Audience development and social media – a matter of quality not quantity

This will be a quick one.  I have been noticing  more lately the “click like to help us get to 100 fans” or “4 more until 300 Twitter followers.”   In one way, it is good to get the request out there for more people to be interested in your Facebook fan page or Twitter feed, etc, and it may indeed help add quantity.  However, are you really adding quality?  To me the entire purpose of social media is to build relationships and strengthen these relationships between you and your patrons.

I know someone that has over 4,000 friends on Facebook.  Considering that most of us know an average of 300 people on a first name basis, do you think he knows all 4,000 people?  Are they quality friendships or simply “FB friends?”

I also know some people that have over 3,000 Twitter followers.  Most of them follow around the same amount too.  Do they really care about connecting with all these people?  Do they have the time and energy to do so?  Are some of these potential beneficial relationships falling through the cracks?

In the article “Clive Thompson in Praise of Online Obscurity,” Wired Magazine, January 25, 2010, the consideration of what happens when you get too many followers is explored:

Consider the case of Maureen Evans. A grad student and poet, Evans got into Twitter at the very beginning — back in 2006 — and soon built up almost 100 followers. Like many users, she enjoyed the conversational nature of the medium. A follower would respond to one of her posts, other followers would chime in, and she’d respond back.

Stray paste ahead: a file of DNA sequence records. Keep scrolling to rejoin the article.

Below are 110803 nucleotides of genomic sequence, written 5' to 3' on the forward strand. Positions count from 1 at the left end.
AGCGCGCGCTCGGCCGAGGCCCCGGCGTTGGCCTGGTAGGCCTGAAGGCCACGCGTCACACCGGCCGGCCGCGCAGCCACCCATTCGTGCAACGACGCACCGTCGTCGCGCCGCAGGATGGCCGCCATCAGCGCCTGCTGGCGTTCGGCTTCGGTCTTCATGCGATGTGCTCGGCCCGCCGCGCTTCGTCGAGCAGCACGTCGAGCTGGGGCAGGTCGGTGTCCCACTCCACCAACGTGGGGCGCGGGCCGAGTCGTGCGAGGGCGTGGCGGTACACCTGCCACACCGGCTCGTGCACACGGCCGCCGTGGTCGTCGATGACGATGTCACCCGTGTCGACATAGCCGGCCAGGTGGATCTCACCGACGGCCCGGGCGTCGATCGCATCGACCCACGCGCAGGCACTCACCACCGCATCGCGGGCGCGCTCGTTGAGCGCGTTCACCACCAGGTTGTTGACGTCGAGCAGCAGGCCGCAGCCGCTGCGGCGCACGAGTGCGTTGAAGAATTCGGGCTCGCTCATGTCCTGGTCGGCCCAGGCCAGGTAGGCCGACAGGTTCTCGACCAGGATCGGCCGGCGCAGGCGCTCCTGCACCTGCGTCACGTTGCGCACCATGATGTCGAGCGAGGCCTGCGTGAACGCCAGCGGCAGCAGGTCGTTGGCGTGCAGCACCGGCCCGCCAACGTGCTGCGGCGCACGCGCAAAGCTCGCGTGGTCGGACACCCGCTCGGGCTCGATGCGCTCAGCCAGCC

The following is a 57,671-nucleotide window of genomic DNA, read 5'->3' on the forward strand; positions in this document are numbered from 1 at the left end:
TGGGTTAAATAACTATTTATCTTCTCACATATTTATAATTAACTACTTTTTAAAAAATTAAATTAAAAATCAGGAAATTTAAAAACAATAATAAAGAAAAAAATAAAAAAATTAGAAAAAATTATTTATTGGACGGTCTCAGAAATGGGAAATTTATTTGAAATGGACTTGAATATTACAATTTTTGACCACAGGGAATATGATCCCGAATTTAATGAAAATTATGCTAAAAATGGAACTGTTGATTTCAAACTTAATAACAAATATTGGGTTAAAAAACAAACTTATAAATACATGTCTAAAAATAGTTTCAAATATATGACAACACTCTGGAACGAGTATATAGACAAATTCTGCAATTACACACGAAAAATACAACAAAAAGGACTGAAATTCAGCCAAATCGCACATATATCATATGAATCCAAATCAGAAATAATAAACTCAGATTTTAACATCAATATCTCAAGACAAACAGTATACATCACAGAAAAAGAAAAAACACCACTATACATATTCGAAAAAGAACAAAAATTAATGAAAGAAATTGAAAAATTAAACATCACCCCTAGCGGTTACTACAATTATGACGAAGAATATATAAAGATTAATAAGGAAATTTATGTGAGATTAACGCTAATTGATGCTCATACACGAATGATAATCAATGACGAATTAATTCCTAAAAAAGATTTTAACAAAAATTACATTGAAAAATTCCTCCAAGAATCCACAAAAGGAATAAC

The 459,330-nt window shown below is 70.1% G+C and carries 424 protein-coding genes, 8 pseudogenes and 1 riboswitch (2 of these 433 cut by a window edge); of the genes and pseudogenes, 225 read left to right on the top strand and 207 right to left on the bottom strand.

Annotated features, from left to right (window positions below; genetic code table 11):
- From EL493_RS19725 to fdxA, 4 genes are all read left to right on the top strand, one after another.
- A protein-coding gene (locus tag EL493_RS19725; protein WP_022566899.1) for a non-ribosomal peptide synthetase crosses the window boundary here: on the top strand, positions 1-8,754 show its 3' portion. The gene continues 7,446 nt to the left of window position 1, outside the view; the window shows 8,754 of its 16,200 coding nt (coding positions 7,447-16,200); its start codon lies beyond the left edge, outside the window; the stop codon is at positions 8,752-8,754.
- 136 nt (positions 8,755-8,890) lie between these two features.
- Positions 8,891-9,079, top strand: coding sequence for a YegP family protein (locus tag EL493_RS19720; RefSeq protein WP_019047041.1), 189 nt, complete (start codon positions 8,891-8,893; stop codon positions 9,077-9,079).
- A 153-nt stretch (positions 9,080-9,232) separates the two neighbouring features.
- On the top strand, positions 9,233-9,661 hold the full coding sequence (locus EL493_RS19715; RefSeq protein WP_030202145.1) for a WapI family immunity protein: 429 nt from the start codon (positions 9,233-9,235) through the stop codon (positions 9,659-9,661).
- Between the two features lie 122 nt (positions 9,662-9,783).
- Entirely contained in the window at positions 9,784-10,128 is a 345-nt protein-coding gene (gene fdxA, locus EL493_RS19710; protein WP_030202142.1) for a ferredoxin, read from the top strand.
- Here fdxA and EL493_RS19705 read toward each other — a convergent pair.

Then, in 2007, she began a nifty project: tweeting recipes, each condensed to 140 characters. She soon amassed 3,000 followers, but her online life still felt like a small town: Among the regulars, people knew each other and enjoyed conversing. But as her audience grew and grew, eventually cracking 13,000, the sense of community evaporated. People stopped talking to one another or even talking to her. “It became dead silence,” she marvels.

Why? Because socializing doesn’t scale. Once a group reaches a certain size, each participant starts to feel anonymous again, and the person they’re following — who once seemed proximal, like a friend — now seems larger than life and remote. “They feel they can’t possibly be the person who’s going to make the useful contribution,” Evans says. So the conversation stops. Evans isn’t alone. I’ve heard this story again and again from those who’ve risen into the lower ranks of microfame. At a few hundred or a few thousand followers, they’re having fun — but any bigger and it falls apart. Social media stops being social. It’s no longer a bantering process of thinking and living out loud. It becomes old-fashioned broadcasting.

The lesson? There’s value in obscurity.

To read the entire article: Click here!

I have seen this happen a great deal with people that have over 3,000 followers.  I have attempted to reach out to them, and they simply do not have the time and energy to respond personally anymore.  Instead, you see messages from these folks apologizing that they can no longer respond to each message that comes to them.  What a shame!

Not to mention the fact that if you do not consider who you follow or who follows you, you might just end up with a bunch of spam or be inundated with too much information that you cannot use.

Unless we factor in quality for our social media experiences, the very gain that we have for using social media for audience development, the ability to form and strengthen relationships with people, may disintegrate if we keep clamoring for quantity.   Audience development is the chance to create two way conversations and social media is a perfect platform to accomplish this.  If we take away the quality and focus on quantity, you will be taking away the two way conversations.  You will simply end up with old fashioned, one way marketing again.

Just a thought to keep in mind!

Cheers to happy and loyal audiences,


Shoshana Fanizza
Audience Development Specialists
Facebook/twitter /E-mazing Newsletter /Blog

“Never treat your audience as customers, always as partners.”
~James Stewart

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Filed under arts management, arts marketing, Audience Development

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